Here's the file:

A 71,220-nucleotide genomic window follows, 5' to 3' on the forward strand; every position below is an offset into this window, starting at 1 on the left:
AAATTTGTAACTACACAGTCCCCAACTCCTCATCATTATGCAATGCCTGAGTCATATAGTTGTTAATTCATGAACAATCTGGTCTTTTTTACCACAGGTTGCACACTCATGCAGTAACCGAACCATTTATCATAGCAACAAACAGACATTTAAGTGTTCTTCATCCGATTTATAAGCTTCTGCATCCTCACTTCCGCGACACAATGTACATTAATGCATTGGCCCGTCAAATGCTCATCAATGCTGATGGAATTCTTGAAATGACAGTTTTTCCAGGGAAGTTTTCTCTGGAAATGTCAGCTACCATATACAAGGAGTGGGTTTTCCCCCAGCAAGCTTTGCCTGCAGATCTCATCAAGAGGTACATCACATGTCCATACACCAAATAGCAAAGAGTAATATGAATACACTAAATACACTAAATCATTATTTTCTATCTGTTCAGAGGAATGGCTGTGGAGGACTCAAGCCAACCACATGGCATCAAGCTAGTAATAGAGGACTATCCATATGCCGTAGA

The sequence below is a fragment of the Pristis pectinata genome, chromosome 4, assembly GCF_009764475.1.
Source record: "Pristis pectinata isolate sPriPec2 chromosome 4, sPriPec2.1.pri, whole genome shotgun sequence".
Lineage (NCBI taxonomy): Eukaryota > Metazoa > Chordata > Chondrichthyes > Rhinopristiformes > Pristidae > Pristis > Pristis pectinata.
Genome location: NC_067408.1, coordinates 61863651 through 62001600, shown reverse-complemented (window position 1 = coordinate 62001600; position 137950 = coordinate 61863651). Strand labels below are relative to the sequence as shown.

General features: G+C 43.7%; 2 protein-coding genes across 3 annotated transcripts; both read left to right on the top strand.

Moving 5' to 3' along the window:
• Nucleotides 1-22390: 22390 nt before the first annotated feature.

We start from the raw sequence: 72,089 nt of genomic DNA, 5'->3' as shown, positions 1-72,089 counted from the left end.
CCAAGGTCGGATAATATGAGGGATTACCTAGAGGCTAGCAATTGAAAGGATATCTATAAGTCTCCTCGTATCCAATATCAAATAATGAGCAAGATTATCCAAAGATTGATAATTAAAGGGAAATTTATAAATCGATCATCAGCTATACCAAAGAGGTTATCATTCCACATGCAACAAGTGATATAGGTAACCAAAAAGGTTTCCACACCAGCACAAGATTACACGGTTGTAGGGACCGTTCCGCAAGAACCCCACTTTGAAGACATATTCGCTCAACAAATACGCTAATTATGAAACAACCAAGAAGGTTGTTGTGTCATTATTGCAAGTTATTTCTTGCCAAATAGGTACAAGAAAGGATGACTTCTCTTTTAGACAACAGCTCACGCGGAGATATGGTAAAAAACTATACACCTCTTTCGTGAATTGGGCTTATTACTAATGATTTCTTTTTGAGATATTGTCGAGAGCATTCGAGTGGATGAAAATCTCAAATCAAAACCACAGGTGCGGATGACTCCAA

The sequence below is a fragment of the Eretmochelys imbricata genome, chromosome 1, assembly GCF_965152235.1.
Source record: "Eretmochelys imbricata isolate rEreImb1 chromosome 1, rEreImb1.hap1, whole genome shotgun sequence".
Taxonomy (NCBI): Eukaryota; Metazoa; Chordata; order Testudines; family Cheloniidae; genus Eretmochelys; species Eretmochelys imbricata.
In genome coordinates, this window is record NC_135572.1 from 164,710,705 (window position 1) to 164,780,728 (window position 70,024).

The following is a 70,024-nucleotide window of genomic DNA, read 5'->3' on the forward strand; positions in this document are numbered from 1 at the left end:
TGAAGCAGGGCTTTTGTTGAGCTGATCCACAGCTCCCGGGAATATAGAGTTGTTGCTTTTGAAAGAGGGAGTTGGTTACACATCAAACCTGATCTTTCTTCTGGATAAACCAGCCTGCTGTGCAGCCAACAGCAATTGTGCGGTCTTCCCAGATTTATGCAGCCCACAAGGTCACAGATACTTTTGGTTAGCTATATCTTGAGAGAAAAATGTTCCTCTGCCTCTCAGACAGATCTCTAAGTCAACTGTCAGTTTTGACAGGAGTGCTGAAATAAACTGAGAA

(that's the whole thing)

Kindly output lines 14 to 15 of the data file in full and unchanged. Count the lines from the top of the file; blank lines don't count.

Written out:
Taxonomy (NCBI): Eukaryota; Metazoa; Chordata; order Testudines; family Cheloniidae; genus Eretmochelys; species Eretmochelys imbricata.
In genome coordinates, this window is record NC_135572.1 from 164,710,705 (window position 1) to 164,780,728 (window position 70,024).